"Computer?" says Dr. Joshua Hechter of Northwestern, a friend of Dr. Desmond. "It was only a tool to test Seano's theories. The real secret of his success is brilliance of insight matched by spectacular flair."
Dr. McClintock demonstrated that the genetic lines are constantly rearranging themselves in new patterns, which she called transpositions. These mutations do not seem to be the random variations described by an earlier laureate, French biologist Jacques Monod. Rather the changes appear purposive and perhaps under the direction of the organism itself. Dr. Desmond has argued for several years that if one attends carefully to the patterns of transpositions, one can predict both major and minor mutations in species as their evolutionary development continues and their environment changes. Fruit flies are ideal for testing such hypotheses because there is a new generation every ten days. A thousand human generations would require 25,000 years. The same number of drosophila generations would require only a quarter century.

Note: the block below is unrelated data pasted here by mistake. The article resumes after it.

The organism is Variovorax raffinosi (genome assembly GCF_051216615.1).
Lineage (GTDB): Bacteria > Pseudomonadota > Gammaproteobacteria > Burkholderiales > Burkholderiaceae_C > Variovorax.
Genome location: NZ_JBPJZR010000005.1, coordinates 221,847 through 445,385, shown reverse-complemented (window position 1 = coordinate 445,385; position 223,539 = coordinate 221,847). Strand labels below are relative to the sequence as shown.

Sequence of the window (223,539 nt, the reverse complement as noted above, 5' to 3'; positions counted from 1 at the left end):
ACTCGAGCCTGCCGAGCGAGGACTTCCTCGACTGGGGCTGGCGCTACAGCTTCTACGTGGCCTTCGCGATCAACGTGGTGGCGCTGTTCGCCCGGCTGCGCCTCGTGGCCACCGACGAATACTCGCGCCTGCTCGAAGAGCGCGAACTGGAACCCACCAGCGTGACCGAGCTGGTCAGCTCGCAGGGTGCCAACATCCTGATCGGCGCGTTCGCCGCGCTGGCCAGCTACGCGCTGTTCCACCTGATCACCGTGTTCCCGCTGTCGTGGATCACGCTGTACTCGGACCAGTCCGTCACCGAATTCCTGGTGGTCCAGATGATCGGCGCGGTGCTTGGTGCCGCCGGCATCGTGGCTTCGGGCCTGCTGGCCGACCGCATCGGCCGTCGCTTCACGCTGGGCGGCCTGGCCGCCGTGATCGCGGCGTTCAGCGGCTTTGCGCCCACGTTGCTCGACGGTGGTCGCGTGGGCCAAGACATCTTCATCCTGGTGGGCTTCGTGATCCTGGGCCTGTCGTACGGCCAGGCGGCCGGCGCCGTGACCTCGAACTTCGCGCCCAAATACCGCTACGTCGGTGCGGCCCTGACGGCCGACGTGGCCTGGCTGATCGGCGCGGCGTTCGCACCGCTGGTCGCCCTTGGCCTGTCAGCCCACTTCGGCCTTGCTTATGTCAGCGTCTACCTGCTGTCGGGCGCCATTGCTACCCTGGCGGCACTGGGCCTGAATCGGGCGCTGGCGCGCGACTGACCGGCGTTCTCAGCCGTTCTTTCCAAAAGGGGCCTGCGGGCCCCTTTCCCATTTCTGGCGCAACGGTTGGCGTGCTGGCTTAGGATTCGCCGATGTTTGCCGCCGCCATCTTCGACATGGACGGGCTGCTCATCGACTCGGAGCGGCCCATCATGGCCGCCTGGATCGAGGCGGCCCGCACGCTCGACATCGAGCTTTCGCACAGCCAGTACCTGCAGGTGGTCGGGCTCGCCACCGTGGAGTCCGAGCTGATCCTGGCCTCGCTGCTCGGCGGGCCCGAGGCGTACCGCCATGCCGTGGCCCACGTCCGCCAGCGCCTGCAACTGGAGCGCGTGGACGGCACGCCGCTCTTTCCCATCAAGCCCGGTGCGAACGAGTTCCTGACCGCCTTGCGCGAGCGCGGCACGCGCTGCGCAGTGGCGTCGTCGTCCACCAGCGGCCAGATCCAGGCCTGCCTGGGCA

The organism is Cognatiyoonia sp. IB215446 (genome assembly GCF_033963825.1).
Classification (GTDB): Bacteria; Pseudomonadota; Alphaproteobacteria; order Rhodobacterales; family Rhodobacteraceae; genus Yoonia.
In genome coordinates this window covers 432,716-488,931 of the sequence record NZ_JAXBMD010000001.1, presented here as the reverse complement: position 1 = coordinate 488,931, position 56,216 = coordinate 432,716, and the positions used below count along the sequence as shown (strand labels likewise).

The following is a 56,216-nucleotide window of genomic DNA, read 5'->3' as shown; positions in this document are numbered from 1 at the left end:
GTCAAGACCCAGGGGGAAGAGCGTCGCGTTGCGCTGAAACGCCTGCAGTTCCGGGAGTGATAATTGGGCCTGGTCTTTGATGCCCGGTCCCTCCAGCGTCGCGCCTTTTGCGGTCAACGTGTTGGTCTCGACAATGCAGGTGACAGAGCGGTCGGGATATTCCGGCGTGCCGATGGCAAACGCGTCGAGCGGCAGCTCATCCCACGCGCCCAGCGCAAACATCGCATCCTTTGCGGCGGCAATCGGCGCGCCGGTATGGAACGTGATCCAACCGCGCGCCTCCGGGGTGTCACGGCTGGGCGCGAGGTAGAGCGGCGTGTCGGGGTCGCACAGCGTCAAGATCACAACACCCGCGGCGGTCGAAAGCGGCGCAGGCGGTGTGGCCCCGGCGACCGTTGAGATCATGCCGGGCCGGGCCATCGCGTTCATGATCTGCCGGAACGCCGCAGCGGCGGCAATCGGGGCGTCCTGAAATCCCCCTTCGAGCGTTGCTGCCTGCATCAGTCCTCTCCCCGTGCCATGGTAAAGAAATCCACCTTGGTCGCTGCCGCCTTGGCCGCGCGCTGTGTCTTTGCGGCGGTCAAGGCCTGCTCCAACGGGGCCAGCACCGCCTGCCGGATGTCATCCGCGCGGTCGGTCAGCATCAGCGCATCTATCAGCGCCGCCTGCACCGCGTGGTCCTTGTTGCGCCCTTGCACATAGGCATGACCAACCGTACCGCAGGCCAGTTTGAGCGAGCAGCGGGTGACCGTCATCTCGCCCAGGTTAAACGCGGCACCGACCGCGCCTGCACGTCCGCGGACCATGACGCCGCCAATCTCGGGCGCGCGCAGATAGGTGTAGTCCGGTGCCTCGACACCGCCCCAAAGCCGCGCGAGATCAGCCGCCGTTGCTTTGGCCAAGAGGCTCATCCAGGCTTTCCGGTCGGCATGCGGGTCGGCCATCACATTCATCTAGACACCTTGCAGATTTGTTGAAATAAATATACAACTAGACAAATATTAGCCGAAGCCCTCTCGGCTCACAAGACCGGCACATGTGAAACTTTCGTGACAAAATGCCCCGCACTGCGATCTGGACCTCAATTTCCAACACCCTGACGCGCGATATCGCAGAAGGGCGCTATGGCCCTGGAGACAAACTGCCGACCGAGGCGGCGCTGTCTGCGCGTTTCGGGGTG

Working with computer models, Dr. Desmond predicted "mediumsize" leaps every 1,000 generations, plus or minus 100, and "major leaps" every 15,000 generations, plus or minus 1,000.
"It's almost as though the organism is experimenting with different transpositions," Dr. Hechter observes, "and then when it finds a novel environment or ecological niche that fits its purpose, it jumps, just as humankind did from Homo habilis to Homo erectus. Only a genius like Seano could have devised a schedule to predict such leaps."
Dr. Desmond himself is at first reluctant to compare the "punctuation" he predicted and men observed in fruit flies to phases in the evolution of humans. Then his pale green leprechaun eyes glitter. "Well, it might be something like the change when our bunch replaced that Neanderthal fellow. My super-flies are stronger and smarter. They're harder to catch, better able to avoid traps and the normal predators, and so they live longer, only twenty percent longer, but that's enough for them to occupy the whole colony in a few generations. Put a business suit on the earlier fly and you'd hardly recognize him on the subway."